Date of Graduation

5-2010

Document Type

Dissertation (PhD)

Program Affiliation

Cancer Biology

Degree Name

Doctor of Philosophy (PhD)

Advisor/Committee Chair

Seth J. Corey, MD

Committee Member

Jeff Frost, PhD

Committee Member

Janet Price, DPhil

Committee Member

Joe McCarty, PhD

Committee Member

Fernando Cabral, PhD

Abstract

Cellular invasion represents a critical early step in the metastatic cascade, and many proteins have been identified as part of an “invasive signature.” The non-receptor tyrosine kinase Src is commonly upregulated in breast cancers, often in conjunction with overexpression of EGFR. Signaling from this pathway stimulates cell proliferation, migration, and invasion and frequently involves proteins that regulate the cytoskeleton. My data demonstrates that inhibition of Src, using the small-molecule inhibitor dasatinib, impairs cellular migration and invasion. Furthermore, Src inhibition sensitizes the cells to the effects of the chemotherapeutic doxorubicin resulting in dramatic, synergistic inhibition of proliferation with combination treatments. The Src-targeted protein CIP4 (Cdc42-interacting protein 4) associates with curved plasma membranes to scaffold complexes of Cdc42 and N-WASp. In these experiments, I show that CIP4 overexpression correlates with triple-negative biomarker status, cellular migration, and invasion of (breast cancer cells. Inhibition of CIP4 expression significantly decreases migration and invasion. Furthermore, I demonstrate the novel finding that CIP4 localizes to invadopodia, which are finger-like projections of the actin cytoskeleton that are associated with matrix degradation and cellular invasion. Depletion of CIP4 in invasive cells impairs the formation of invadopodia and the degradation of gelatin. Therefore, CIP4 is a critical component of the invasive phenotype acquired by human breast cancer cells. In this body of work, I propose a model in which CIP4 promotes actin polymerization by stabilizing the active conformation of N-WASp. CIP4 and N-WASp are both phosphorylated by Src, implicating this pathway in Src-dependent cytoskeletal rearragement. This represents a novel role for F-BAR proteins in migration and invasion.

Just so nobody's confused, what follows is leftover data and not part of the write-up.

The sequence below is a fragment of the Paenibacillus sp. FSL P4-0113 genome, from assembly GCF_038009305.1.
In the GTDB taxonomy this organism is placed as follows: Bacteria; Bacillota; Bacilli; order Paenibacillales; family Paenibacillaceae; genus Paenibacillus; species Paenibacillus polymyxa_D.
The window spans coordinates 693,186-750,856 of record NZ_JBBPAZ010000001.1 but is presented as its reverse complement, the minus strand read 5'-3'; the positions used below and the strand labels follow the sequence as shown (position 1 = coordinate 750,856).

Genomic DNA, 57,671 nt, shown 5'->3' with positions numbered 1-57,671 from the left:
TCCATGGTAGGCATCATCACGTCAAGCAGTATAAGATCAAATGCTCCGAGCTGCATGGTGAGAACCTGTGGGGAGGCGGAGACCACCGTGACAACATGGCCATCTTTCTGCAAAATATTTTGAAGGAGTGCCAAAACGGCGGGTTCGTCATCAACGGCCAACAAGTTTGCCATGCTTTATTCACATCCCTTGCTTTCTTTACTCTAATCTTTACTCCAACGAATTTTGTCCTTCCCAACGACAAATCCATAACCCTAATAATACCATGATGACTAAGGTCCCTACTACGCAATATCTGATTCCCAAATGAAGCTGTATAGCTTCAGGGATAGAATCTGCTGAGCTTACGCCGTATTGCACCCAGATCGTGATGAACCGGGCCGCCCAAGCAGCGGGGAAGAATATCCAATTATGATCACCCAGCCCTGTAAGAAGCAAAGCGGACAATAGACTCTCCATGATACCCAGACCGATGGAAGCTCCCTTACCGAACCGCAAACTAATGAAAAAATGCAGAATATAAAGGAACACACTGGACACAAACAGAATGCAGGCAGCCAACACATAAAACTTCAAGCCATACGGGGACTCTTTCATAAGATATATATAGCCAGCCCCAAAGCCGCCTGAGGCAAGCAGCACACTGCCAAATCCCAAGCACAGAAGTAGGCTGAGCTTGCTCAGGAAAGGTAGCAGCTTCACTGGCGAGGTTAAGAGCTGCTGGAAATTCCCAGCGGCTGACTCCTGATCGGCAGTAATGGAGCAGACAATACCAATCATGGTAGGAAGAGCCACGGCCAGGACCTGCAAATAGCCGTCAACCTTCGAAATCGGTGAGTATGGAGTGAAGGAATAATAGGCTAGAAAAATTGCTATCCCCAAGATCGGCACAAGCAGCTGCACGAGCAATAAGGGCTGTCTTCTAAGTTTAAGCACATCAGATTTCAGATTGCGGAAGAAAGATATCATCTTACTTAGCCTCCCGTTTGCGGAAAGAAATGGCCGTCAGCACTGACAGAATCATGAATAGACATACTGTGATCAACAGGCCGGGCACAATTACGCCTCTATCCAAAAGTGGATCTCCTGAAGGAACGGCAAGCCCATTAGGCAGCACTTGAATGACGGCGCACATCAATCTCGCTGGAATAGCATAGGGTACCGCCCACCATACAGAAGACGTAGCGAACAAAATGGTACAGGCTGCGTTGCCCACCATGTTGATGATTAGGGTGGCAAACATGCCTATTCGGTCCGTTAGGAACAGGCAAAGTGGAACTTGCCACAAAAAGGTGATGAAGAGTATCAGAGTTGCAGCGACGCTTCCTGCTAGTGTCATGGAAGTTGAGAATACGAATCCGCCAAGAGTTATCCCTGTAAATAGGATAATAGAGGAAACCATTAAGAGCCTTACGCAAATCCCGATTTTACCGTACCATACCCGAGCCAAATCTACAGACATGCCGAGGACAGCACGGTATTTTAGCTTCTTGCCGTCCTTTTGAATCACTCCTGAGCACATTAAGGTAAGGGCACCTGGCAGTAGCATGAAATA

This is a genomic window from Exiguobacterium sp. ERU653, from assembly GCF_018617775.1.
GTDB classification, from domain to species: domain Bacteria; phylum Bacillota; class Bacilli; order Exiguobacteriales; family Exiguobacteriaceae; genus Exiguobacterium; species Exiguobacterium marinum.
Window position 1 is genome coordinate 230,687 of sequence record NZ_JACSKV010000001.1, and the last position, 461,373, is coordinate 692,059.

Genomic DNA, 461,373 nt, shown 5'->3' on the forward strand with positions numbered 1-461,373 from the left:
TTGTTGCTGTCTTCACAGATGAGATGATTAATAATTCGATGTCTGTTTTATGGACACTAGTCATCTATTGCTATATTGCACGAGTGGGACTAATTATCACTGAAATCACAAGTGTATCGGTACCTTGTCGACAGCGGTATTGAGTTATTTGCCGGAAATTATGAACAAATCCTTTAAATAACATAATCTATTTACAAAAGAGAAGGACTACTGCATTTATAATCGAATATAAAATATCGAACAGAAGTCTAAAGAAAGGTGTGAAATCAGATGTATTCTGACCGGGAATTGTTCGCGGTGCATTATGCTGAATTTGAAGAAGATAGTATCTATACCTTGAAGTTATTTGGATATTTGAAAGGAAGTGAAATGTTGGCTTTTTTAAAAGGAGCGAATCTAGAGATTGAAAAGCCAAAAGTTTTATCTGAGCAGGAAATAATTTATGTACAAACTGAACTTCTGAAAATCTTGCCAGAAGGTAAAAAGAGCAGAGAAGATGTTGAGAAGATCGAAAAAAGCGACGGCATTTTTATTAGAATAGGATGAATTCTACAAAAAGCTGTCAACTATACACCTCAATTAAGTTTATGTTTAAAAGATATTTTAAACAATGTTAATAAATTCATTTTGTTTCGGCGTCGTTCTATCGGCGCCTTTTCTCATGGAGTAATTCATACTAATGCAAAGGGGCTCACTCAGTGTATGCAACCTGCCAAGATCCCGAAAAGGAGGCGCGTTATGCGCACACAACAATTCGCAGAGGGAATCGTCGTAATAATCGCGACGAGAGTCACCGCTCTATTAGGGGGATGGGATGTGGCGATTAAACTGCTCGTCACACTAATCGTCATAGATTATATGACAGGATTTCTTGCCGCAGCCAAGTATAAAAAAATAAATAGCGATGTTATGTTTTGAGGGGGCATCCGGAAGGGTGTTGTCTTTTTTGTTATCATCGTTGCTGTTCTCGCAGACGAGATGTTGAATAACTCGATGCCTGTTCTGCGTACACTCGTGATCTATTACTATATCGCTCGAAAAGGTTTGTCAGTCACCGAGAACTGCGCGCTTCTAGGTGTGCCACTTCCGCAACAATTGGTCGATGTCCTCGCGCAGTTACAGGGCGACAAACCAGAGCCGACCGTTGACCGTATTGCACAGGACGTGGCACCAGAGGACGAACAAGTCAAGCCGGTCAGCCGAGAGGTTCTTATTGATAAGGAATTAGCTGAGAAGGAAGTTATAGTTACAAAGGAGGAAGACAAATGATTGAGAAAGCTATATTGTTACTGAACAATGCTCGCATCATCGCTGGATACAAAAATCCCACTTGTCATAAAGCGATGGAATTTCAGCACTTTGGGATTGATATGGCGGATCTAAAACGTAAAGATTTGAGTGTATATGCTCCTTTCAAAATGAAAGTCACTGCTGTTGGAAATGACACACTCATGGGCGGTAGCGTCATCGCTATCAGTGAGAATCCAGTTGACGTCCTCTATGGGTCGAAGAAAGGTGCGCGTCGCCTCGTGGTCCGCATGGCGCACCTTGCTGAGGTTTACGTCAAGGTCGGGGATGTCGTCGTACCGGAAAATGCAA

Keywords

CIP4, Src, invasion, invadopodia, migration, N-WASp, F-BAR, Cdc42